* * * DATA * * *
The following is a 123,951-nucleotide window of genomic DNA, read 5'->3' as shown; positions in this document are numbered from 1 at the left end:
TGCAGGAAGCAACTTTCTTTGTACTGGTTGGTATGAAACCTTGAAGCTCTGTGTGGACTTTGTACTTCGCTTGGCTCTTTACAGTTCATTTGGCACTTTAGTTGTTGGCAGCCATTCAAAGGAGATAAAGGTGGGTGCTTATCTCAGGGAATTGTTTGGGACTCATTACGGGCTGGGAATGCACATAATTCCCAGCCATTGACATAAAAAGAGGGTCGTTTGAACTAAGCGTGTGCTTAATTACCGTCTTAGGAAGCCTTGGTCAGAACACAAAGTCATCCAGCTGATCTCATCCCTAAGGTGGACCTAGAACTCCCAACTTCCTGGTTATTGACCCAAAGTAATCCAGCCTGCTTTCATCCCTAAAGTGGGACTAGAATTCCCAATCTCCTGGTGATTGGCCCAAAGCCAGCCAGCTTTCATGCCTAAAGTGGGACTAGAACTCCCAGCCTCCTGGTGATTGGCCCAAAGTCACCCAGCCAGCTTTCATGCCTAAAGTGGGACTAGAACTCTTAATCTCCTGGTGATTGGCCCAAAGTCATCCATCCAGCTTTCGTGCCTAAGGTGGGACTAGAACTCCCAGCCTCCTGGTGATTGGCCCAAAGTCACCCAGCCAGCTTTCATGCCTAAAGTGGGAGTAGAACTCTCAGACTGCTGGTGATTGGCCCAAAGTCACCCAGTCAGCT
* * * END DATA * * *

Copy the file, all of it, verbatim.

The following is a 123,951-nucleotide window of genomic DNA, read 5'->3' as shown; positions in this document are numbered from 1 at the left end:
TGCAGGAAGCAACTTTCTTTGTACTGGTTGGTATGAAACCTTGAAGCTCTGTGTGGACTTTGTACTTCGCTTGGCTCTTTACAGTTCATTTGGCACTTTAGTTGTTGGCAGCCATTCAAAGGAGATAAAGGTGGGTGCTTATCTCAGGGAATTGTTTGGGACTCATTACGGGCTGGGAATGCACATAATTCCCAGCCATTGACATAAAAAGAGGGTCGTTTGAACTAAGCGTGTGCTTAATTACCGTCTTAGGAAGCCTTGGTCAGAACACAAAGTCATCCAGCTGATCTCATCCCTAAGGTGGACCTAGAACTCCCAACTTCCTGGTTATTGACCCAAAGTAATCCAGCCTGCTTTCATCCCTAAAGTGGGACTAGAATTCCCAATCTCCTGGTGATTGGCCCAAAGCCAGCCAGCTTTCATGCCTAAAGTGGGACTAGAACTCCCAGCCTCCTGGTGATTGGCCCAAAGTCACCCAGCCAGCTTTCATGCCTAAAGTGGGACTAGAACTCTTAATCTCCTGGTGATTGGCCCAAAGTCATCCATCCAGCTTTCGTGCCTAAGGTGGGACTAGAACTCCCAGCCTCCTGGTGATTGGCCCAAAGTCACCCAGCCAGCTTTCATGCCTAAAGTGGGAGTAGAACTCTCAGACTGCTGGTGATTGGCCCAAAGTCACCCAGTCAGCT